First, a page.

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What to Expect With Dicamba Technology

Dicamba use will require enhanced stewardship.

The EPA recently approved a new, low-volatile dicamba formulation (Xtendimax with VaporGrip Technology) for dicamba-resistant soybeans. While an additional chemical tool will provide another option for managing herbicide-resistant weeds, there are concerns with off-target drift. Widespread injury associated with off-target movement could cause greater restrictions or a loss of these technologies along with additional restrictions on alternative products.

“Without question, there are instances and scenarios in which dicamba will improve control of certain weed species, but dicamba will not bring back the good ol’ days of post-only weed-control programs in soybean,” says University of Illinois Extension weed specialist Aaron Hager. 

Current expectations of what this technology can accomplish tend to be a bit more optimistic than what the technology actually will be able to deliver, says Hager. It’s important to keep in mind where it fits, the realities, and the concerns of the technology.

“All herbicides have risks, especially when used over large areas of the landscape,” say Iowa State University Extension weed scientist Bob Hartzler and Extension weed specialist Mike Owen in a university integrated crop-management article. “Synthetic auxin herbicides (Group 4) can cause significant plant injury at fractions of normal use rates, resulting in a higher risk of off-target injury than with most herbicides.” 

The new dicamba formulations that are either approved or pending approval have lower vapor pressures than earlier dicamba formulations. The lower vapor pressure reduces, but does not eliminate, the potential for off-target movement via volatilization, say Hartzler and Owen.

Applicators must become familiar with—and follow—the application practices specified on the new product labels. Several of the restrictions involve significant changes in typical application procedures. The widespread injury to soybeans, horticultural crops, and other sensitive plants that occurred during 2016 in Missouri and other states due to illegal applications of dicamba on RR2 Xtend soybean illustrates the risks when the proper stewardship is not practiced, say Hartzler and Owen.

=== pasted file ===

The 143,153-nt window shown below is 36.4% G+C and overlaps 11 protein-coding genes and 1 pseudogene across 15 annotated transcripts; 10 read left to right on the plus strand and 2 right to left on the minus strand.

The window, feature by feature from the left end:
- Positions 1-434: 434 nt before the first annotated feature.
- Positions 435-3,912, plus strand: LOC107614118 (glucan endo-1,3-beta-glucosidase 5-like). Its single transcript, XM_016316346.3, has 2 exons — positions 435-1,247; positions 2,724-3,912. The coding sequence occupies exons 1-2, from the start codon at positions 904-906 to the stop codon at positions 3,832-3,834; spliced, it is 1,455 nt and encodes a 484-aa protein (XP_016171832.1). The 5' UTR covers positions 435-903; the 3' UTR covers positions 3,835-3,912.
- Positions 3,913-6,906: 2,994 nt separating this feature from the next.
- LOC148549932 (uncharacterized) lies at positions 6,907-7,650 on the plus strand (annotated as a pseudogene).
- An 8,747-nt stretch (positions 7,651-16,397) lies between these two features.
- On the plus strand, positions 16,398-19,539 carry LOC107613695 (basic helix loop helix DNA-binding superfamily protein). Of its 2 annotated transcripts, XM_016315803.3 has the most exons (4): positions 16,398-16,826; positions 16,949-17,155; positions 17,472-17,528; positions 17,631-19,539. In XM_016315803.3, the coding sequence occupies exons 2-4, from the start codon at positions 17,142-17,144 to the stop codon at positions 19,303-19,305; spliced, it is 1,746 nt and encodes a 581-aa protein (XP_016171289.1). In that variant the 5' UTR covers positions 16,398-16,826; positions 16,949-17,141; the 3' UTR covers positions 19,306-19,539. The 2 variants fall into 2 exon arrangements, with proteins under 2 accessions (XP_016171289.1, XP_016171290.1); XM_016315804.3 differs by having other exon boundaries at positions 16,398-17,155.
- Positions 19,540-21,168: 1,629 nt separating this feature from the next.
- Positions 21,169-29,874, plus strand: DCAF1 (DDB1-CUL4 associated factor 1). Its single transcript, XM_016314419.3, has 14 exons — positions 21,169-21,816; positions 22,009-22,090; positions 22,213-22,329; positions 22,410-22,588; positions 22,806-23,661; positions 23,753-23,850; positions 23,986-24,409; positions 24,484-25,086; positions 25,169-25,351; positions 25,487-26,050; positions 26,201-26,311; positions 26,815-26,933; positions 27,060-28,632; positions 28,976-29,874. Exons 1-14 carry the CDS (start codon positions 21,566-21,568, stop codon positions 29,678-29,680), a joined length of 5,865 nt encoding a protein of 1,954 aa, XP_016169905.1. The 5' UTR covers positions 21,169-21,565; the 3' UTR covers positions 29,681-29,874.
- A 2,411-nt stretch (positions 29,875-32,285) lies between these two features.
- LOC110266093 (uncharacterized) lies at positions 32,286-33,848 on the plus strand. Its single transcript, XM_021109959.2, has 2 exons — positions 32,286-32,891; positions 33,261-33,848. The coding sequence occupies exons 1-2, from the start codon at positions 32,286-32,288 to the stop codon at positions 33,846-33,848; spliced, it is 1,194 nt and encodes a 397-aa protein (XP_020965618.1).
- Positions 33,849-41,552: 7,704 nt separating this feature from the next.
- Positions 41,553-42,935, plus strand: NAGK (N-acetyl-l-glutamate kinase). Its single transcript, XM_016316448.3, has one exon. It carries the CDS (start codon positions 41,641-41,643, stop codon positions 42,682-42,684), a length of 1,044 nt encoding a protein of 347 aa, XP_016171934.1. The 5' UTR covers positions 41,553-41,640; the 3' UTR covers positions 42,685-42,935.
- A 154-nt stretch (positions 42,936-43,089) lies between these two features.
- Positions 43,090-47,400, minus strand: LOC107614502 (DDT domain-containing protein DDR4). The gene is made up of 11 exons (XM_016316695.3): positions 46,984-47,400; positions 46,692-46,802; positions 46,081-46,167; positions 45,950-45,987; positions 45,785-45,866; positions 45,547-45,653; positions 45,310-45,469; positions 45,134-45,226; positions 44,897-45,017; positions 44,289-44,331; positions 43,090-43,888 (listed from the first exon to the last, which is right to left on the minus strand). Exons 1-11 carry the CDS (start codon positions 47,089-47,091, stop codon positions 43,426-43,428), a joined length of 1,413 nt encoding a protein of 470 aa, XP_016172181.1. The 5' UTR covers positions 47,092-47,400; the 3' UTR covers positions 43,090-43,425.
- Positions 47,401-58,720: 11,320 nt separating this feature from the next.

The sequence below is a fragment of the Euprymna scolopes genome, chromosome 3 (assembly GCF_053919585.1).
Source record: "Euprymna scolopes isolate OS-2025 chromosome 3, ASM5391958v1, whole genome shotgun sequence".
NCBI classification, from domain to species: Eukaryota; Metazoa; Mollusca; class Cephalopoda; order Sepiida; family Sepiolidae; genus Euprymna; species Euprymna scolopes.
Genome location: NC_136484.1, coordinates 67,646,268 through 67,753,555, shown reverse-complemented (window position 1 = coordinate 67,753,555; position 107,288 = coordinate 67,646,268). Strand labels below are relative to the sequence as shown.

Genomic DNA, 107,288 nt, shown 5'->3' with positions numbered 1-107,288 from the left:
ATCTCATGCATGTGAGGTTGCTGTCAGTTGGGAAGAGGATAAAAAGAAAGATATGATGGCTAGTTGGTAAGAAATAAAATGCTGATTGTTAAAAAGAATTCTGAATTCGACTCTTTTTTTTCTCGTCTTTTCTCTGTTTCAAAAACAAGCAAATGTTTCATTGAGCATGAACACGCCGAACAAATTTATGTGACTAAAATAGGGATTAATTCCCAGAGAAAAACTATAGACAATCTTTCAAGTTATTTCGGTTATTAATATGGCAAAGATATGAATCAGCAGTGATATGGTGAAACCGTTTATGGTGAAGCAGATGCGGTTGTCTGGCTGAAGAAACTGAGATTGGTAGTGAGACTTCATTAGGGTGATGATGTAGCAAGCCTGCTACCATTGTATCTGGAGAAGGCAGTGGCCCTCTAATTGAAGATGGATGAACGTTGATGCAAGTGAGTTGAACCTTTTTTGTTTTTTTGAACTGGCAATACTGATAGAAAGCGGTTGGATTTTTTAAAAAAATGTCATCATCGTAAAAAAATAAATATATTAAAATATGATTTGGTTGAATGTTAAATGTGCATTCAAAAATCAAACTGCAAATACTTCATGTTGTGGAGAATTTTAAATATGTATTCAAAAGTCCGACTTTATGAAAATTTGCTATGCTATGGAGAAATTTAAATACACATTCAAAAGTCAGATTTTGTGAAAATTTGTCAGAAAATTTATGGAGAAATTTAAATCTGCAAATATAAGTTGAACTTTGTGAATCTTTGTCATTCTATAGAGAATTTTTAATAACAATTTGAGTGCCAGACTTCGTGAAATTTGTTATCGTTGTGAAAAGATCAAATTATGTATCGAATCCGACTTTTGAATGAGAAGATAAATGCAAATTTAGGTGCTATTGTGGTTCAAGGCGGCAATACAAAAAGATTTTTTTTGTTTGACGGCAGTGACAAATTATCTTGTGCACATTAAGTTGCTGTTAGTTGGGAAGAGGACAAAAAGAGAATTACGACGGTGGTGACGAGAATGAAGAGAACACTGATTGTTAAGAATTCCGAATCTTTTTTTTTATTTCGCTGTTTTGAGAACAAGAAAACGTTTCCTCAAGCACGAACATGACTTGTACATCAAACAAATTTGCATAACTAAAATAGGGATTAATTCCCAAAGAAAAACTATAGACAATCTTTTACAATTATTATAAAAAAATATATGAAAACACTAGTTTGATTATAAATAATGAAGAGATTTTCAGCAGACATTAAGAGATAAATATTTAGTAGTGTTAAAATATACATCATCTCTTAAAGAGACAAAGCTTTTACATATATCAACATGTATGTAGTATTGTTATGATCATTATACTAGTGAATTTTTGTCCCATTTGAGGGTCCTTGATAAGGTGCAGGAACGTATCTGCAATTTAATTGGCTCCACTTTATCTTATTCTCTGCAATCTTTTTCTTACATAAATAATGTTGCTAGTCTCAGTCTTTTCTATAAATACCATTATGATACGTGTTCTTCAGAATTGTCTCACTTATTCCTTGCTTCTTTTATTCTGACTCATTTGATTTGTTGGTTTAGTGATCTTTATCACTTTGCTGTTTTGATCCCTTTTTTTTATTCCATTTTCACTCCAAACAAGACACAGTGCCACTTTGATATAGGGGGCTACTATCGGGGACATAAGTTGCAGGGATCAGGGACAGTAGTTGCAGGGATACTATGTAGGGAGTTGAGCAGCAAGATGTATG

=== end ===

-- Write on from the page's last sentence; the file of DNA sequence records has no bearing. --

The label restrictions will help reduce risks associated with particle drift. It’s important to follow the label regarding the following:

  • Nozzle type
  • PSI
  • Boom height
  • Buffer zones

Another concern for potential crop injury from dicamba is from residue being left in the sprayer when the applicator moves from an RR2 Xtend soybean field to nondicamba-resistant soybean fields.

Hager is concerned with the confusion about particle drift and volatilization. 

“While the newly labeled formulation is reportedly less likely to volatilize after application, there is absolutely nothing unique about the formulation that will reduce physical drift during application,” says Hager. “Off-target movement of dicamba is of particular concern due to the number of sensitive dicot species grown in Illinois. The new formulation of dicamba is no more likely to drift than any other herbicide formulation, but the symptoms that indicate drift did occur can be induced at extremely low concentrations of dicamba. Several years ago, we were able to induce soybean leaves to cup with as little as 1/10,000 pint of dicamba,” he says.

Hager says the reports suggest that the use of older, more volatile dicamba formulations was largely responsible for the widespread off-target injury that occurred in areas of the mid-South during 2016, but volatility is generally a minor component of off-target movement when compared with actual physical drift during application.

 

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